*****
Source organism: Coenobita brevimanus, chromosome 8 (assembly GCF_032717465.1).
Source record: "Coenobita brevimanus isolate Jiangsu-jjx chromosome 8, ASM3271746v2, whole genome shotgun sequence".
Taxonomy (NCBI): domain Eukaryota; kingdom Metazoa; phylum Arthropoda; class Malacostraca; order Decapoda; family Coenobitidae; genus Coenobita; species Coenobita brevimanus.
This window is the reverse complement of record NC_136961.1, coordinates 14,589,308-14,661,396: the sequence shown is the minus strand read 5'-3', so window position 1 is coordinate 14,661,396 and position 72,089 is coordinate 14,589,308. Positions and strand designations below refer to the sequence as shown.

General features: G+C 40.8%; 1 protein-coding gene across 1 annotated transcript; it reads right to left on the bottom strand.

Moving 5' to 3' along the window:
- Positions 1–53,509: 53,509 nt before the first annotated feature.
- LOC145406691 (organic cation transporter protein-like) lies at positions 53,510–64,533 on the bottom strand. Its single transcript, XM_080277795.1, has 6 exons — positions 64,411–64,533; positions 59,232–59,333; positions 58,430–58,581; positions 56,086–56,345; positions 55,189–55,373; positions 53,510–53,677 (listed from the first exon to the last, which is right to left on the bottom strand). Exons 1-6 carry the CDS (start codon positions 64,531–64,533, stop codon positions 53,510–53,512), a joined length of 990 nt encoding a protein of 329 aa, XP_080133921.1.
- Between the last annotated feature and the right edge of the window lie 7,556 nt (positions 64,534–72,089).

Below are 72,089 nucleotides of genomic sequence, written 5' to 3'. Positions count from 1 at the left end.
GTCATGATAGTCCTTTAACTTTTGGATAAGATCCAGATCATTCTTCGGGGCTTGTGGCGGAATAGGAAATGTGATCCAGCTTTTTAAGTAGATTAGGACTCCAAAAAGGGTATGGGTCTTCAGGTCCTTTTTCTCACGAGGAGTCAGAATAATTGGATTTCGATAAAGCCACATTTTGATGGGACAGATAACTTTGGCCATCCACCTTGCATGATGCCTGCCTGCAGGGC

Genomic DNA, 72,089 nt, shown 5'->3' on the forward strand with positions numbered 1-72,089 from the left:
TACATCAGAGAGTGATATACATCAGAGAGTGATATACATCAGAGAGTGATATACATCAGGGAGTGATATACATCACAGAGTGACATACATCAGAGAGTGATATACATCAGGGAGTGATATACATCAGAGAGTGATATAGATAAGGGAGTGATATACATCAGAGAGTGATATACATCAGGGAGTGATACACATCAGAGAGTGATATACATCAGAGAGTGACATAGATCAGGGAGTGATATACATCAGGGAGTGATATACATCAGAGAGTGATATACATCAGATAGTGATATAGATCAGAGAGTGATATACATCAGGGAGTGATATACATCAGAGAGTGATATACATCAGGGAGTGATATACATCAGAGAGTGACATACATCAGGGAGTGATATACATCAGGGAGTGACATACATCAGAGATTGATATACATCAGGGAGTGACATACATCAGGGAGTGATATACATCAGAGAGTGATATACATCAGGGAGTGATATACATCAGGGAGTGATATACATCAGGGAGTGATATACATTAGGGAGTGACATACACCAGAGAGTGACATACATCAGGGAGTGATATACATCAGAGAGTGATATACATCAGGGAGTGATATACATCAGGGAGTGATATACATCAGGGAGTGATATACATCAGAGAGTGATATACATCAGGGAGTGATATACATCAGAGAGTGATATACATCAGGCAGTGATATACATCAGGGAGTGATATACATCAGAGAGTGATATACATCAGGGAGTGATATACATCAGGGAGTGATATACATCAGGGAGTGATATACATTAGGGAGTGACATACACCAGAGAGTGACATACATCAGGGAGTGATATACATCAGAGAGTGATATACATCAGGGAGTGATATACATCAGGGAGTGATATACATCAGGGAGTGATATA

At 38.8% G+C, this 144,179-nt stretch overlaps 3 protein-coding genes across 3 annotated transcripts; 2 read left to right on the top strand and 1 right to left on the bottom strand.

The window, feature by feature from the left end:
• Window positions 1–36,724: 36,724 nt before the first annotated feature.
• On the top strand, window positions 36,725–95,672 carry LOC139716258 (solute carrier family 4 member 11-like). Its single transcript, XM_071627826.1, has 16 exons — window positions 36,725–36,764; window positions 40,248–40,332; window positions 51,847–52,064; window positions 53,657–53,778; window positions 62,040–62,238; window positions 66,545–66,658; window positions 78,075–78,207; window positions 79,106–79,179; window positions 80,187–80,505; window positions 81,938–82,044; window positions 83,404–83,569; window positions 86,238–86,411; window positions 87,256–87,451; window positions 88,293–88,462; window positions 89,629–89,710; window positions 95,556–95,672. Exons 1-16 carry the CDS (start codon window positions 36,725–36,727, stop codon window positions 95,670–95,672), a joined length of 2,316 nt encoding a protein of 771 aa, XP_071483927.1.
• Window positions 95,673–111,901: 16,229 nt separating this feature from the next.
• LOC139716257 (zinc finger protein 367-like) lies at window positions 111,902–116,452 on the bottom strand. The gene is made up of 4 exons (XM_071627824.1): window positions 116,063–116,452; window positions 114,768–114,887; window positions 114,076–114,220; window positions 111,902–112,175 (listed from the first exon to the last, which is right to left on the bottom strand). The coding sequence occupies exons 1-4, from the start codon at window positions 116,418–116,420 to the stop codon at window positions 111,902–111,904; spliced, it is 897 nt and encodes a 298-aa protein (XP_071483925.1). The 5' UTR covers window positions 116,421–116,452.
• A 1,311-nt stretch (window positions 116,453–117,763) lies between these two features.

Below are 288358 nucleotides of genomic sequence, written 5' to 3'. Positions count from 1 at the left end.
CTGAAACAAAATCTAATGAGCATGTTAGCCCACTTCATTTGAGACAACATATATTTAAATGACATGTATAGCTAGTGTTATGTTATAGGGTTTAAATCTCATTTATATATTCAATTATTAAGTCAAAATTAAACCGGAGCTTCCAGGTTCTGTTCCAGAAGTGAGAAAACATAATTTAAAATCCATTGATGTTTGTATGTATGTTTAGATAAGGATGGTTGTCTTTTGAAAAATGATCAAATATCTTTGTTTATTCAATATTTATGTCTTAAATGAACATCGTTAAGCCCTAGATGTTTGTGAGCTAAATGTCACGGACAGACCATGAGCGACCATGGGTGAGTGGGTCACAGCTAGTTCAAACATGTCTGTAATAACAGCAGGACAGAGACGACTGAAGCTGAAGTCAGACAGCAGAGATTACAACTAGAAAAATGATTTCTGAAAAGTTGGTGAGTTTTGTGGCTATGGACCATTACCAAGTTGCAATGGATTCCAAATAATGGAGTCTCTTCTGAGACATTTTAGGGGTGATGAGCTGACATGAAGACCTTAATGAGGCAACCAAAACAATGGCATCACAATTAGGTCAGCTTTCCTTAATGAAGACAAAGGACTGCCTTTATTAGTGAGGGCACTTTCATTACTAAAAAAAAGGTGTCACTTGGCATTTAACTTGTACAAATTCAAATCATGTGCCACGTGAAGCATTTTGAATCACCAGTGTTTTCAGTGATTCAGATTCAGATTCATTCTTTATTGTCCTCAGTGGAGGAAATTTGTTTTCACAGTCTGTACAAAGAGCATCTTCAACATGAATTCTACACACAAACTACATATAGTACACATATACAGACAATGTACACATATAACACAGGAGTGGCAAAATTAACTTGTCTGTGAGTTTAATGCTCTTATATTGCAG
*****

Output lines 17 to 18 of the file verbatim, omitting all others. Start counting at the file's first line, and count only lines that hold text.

• On the top strand, window positions 36,725–95,672 carry LOC139716258 (solute carrier family 4 member 11-like). Its single transcript, XM_071627826.1, has 16 exons — window positions 36,725–36,764; window positions 40,248–40,332; window positions 51,847–52,064; window positions 53,657–53,778; window positions 62,040–62,238; window positions 66,545–66,658; window positions 78,075–78,207; window positions 79,106–79,179; window positions 80,187–80,505; window positions 81,938–82,044; window positions 83,404–83,569; window positions 86,238–86,411; window positions 87,256–87,451; window positions 88,293–88,462; window positions 89,629–89,710; window positions 95,556–95,672. Exons 1-16 carry the CDS (start codon window positions 36,725–36,727, stop codon window positions 95,670–95,672), a joined length of 2,316 nt encoding a protein of 771 aa, XP_071483927.1.
• Window positions 95,673–111,901: 16,229 nt separating this feature from the next.